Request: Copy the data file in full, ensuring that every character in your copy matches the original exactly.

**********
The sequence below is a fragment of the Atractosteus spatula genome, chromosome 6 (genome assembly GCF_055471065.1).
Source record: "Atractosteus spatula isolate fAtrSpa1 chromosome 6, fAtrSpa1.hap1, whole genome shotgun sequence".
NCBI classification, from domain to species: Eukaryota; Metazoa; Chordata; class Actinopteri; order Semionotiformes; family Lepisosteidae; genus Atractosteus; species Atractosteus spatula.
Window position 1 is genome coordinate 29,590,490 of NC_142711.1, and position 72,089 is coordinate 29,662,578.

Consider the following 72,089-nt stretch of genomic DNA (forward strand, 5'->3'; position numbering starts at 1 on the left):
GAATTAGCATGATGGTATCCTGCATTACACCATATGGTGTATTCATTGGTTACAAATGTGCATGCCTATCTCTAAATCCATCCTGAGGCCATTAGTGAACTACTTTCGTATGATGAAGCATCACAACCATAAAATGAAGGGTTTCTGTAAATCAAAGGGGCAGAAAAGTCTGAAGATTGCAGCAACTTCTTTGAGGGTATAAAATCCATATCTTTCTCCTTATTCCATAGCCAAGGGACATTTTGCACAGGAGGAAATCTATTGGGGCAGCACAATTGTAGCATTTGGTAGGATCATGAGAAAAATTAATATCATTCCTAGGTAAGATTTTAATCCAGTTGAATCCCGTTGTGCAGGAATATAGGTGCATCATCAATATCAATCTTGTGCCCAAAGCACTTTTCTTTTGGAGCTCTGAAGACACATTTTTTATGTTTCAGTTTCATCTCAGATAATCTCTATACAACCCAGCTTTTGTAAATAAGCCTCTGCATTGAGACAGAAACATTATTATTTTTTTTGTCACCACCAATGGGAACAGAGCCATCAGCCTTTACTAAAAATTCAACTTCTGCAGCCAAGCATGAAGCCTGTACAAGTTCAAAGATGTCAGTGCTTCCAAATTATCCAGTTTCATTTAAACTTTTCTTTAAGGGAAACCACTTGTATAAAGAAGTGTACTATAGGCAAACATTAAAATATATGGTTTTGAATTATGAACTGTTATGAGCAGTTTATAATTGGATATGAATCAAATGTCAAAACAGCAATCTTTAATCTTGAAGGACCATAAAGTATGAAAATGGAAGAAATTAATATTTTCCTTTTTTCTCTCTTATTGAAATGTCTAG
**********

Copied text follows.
The sequence below is a fragment of the Atractosteus spatula genome, chromosome 6 (genome assembly GCF_055471065.1).
Source record: "Atractosteus spatula isolate fAtrSpa1 chromosome 6, fAtrSpa1.hap1, whole genome shotgun sequence".
NCBI classification, from domain to species: Eukaryota; Metazoa; Chordata; class Actinopteri; order Semionotiformes; family Lepisosteidae; genus Atractosteus; species Atractosteus spatula.
Window position 1 is genome coordinate 29,590,490 of NC_142711.1, and position 72,089 is coordinate 29,662,578.

Consider the following 72,089-nt stretch of genomic DNA (forward strand, 5'->3'; position numbering starts at 1 on the left):
GAATTAGCATGATGGTATCCTGCATTACACCATATGGTGTATTCATTGGTTACAAATGTGCATGCCTATCTCTAAATCCATCCTGAGGCCATTAGTGAACTACTTTCGTATGATGAAGCATCACAACCATAAAATGAAGGGTTTCTGTAAATCAAAGGGGCAGAAAAGTCTGAAGATTGCAGCAACTTCTTTGAGGGTATAAAATCCATATCTTTCTCCTTATTCCATAGCCAAGGGACATTTTGCACAGGAGGAAATCTATTGGGGCAGCACAATTGTAGCATTTGGTAGGATCATGAGAAAAATTAATATCATTCCTAGGTAAGATTTTAATCCAGTTGAATCCCGTTGTGCAGGAATATAGGTGCATCATCAATATCAATCTTGTGCCCAAAGCACTTTTCTTTTGGAGCTCTGAAGACACATTTTTTATGTTTCAGTTTCATCTCAGATAATCTCTATACAACCCAGCTTTTGTAAATAAGCCTCTGCATTGAGACAGAAACATTATTATTTTTTTTGTCACCACCAATGGGAACAGAGCCATCAGCCTTTACTAAAAATTCAACTTCTGCAGCCAAGCATGAAGCCTGTACAAGTTCAAAGATGTCAGTGCTTCCAAATTATCCAGTTTCATTTAAACTTTTCTTTAAGGGAAACCACTTGTATAAAGAAGTGTACTATAGGCAAACATTAAAATATATGGTTTTGAATTATGAACTGTTATGAGCAGTTTATAATTGGATATGAATCAAATGTCAAAACAGCAATCTTTAATCTTGAAGGACCATAAAGTATGAAAATGGAAGAAATTAATATTTTCCTTTTTTCTCTCTTATTGAAATGTCTAG